II. DISCUSSION

 A. Standards Governing a Rule 12(b)(6) Motion

 In deciding a motion to dismiss for failure to state a claim, all allegations in the pleadings must be accepted as true and the plaintiff must be given the benefit of every favorable inference that can be drawn from those allegations. Conley v. Gibson, 355 U.S. 41, 48, 2 L. Ed. 2d 80, 78 S. Ct. 99 (1957); Wisniewski v. Johns-Manville Corp., 812 F.2d 81, 83 n.1 (3d Cir. 1987). "All the rules require is a short and plain statement of the claim that gives the defendant fair notice of the plaintiff's claim and the grounds upon which it rests." Conley, 355 U.S. at 47.

 Rule 12(b)(6) does not countenance "dismissals based on a judge's disbelief of a complaint's factual allegations." Neitzke v. Williams, 490 U.S. 319, 326-27, 104 L. Ed. 2d 338, 109 S. Ct. 1827 (1989). "The issue is not whether a plaintiff will ultimately prevail but whether the claimant is entitled to offer evidence to support the claims." Scheuer v. Rhodes, 416 U.S. 232, 236, 40 L. Ed. 2d 90, 94 S. Ct. 1683 (1974), overruled, not in relevant part, by, Davis v. Scherer, 468 U.S. 183, 82 L. Ed. 2d 139, 104 S. Ct. 3012 (1984).

 Accepting the facts in the pleadings as true and giving them all reasonable inferences, a court must dismiss under Rule 12(b)(6) "if as a matter of law 'it is clear that no relief could be granted under any set of facts that could be proved consistent with the allegations.'" Neitzke, 490 U.S. at 326-27.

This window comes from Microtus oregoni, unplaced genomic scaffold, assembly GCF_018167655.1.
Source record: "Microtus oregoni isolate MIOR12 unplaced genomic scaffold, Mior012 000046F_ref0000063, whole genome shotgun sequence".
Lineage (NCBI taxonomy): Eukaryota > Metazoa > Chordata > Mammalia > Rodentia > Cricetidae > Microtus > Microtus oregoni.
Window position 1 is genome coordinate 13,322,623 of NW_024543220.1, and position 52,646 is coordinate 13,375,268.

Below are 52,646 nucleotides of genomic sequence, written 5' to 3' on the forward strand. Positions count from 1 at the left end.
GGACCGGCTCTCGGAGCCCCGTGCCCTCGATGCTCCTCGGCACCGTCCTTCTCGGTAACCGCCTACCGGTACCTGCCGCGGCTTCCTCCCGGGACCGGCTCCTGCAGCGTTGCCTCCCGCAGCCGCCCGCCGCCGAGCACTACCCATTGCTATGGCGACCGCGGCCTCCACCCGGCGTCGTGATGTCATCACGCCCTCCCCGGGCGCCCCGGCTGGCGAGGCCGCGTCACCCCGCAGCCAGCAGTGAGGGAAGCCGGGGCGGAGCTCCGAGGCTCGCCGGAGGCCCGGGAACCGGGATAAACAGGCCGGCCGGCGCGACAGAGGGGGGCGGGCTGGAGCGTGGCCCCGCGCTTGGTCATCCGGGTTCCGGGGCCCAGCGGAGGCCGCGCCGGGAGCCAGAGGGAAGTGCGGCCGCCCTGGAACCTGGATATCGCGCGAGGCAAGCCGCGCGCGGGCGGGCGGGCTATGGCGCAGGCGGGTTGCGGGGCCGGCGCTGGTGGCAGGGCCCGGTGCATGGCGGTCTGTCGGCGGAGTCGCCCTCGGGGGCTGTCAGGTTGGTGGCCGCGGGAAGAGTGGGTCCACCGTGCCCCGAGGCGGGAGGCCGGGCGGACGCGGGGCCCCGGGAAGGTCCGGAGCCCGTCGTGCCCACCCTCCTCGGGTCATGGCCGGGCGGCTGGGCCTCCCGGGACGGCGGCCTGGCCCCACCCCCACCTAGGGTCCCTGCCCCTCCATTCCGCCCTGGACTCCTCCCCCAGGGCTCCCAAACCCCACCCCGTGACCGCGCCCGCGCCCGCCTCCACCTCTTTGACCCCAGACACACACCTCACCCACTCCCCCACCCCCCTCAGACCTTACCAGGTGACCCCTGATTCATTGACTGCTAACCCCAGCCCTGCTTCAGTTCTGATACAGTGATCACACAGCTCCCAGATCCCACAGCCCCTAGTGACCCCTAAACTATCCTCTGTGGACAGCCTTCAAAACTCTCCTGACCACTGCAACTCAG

B. Choice of Law

 Because the materiality of a factual dispute is determined by the applicable substantive law, Anderson v. Liberty Lobby, Inc., 477 U.S. 242 at 248, 91 L. Ed. 2d 202, 106 S. Ct. 2505, the Court must generally determine as a threshold matter whether New Jersey or New York law applies. A federal court sitting in diversity determines the substantive law to be applied by looking to the choice of law rules of the forum state. Klaxon Co. v. Stentor Elec. Mfg. Co., 313 U.S. 487, 496-97, 85 L. Ed. 1477, 61 S. Ct. 1020 (1941); Shields v. Consolidated Rail Corp., 810 F.2d 397 (3d Cir. 1987).

 Defendants claim that a dismissal of Plaintiff's claims is warranted under either New York or New Jersey law, the only two possible choices of law in light of the Amended Complaint. (Memorandum in Support of Defendants' Motion to Dismiss Plaintiff's Amended Complaint for Failure to State a Claim ("Moving Br.") at 6 n.3.) Defendants also suggest that since discovery has not begun it is premature to determine the applicable substantive law. (Defendants' Reply in Support of Motion to Dismiss Plaintiff's Amended Complaint for Failure to State a Claim ("Rep. Br.") at 2 n.1.) In contrast, Plaintiff argues that New Jersey law clearly governs this dispute. (Plaintiff's Brief in Opposition to the Defendants' Rule 12(b)(6) Motion to Dismiss the Complaint ("Opp. Br.") at 8-12.)